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ON FAITH & MEDIA View Comments

Skyline

By
Kurt Jensen
Source: Catholic News Service


Fighter jets attack an alien ship in the science-fiction thriller "Skyline."
There's a single fascinating moment in "Skyline" (Universal), an otherwise forgettable (but with sequels to come!) apocalyptic yarn about aliens who invade Los Angeles with the munchies for humans.

A giant insectlike spaceship sucks thousands of computer-generated sticklike people into the sky like a giant vacuum. This being a low-budget production, it's a brief special effect. But it's one of those rare New Testament moments in a horror film.

Fundamentalist Christians, especially, as well as Catholics, will instantly recognize it as looking like the rapture described in Chapter 4, Verses 14-17 of the First Letter to the Thessalonians, in which the dead in Christ will rise.

Too bad the rest of it is so dull. With their appetite not sated by the initial smorgasbord, the slimy aliens, also insectlike, break out to see what they can find on the a la carte menu, trapping a handful of frightened people, among them Jarrod (Eric Balfour), Elaine (Scottie Thompson), Candice (Brittany Daniel) and Terry (Donald Faison) in a high-rise apartment building.

They're hankering after human brains, although directing brothers Colin and Greg Strause and screenwriters Joshua Cordes and Liam O'Donnell don't bother to explain why. No one even seems to know from whence the aliens came, and not even nuclear weapons can stop them.

The film contains fleeting crass language, a single profanity, a single implied instance of premarital sex, and darkly lit aliens eating glowing human brains. The Catholic News Service classification is A-III—adults. The Motion Picture Association of America rating is PG-13—parents strongly cautioned. Some material may be inappropriate for children under 13.

*****
Kurt Jensen is a guest reviewer for Catholic News Service.


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Paul of the Cross: 
		<p>Born in northern Italy in 1694, Paul Daneo lived at a time when many regarded Jesus as a great moral teacher but no more. After a brief time as a soldier, he turned to solitary prayer, developing a devotion to Christ’s passion. Paul saw in the Lord’s passion a demonstration of God’s love for all people. In turn that devotion nurtured his compassion and supported a preaching ministry that touched the hearts of many listeners. He was known as one of the most popular preachers of his day, both for his words and for his generous acts of mercy. </p>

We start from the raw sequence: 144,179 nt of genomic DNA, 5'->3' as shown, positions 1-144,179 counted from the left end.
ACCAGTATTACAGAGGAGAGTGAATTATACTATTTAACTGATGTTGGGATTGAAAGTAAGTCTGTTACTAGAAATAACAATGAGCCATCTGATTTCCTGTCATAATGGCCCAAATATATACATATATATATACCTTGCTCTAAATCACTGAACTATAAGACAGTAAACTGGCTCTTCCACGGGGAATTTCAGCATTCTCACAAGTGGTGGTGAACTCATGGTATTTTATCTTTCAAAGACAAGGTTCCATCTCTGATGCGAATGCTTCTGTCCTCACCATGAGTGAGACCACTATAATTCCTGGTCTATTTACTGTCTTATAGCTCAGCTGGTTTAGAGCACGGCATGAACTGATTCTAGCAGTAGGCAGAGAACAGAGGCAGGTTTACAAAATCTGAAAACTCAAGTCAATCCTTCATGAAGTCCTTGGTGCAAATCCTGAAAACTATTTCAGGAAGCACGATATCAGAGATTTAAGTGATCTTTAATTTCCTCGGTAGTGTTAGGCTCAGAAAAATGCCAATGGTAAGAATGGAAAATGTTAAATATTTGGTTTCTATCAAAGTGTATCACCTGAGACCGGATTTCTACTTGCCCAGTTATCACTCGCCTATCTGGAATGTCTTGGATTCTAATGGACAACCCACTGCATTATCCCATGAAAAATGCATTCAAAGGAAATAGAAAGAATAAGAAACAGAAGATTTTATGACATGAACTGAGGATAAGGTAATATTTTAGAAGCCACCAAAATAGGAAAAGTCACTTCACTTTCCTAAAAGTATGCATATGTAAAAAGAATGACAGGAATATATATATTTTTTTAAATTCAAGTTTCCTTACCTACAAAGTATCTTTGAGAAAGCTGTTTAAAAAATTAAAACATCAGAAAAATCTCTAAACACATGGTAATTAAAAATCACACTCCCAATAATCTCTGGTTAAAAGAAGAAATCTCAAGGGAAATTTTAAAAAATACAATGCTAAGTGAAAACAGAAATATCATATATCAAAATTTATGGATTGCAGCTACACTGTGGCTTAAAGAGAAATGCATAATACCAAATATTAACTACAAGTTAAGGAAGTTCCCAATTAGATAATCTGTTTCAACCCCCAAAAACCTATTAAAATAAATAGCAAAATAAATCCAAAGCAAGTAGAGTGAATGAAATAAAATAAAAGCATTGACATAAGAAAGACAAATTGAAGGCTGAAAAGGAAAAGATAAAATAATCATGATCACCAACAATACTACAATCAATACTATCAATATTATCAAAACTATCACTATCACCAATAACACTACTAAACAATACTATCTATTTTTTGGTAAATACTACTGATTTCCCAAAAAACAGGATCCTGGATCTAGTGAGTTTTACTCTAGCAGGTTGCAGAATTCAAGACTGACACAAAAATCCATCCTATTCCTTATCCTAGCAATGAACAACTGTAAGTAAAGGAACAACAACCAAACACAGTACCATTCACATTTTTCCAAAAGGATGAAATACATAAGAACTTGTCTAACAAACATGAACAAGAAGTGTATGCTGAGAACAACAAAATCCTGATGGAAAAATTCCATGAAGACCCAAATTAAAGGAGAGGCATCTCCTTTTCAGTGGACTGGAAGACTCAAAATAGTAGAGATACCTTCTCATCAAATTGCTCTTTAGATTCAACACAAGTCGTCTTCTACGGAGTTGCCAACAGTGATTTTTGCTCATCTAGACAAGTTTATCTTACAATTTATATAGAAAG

<p>In 1720 Paul founded the Congregation of the Passion, whose members combined devotion to Christ’s passion with preaching to the poor and rigorous penances. Known as the Passionists, they add a fourth vow to the traditional three of poverty, chastity, and obedience, to spread the memory of Christ’s passion among the faithful. Paul was elected superior general of the Congregation in 1747, spending the remainder of his life in Rome. </p>
		<p>Paul of the Cross died in 1775, and was canonized in 1867. Over 2000 of his letters and several of his short writings have survived. </p>
American Catholic Blog Always bear in mind as a safe general rule that while God tries us by His crosses and sufferings, He always leaves us a glimmer of light by which we continue to have great trust in him and to recognize His immense goodness.

 
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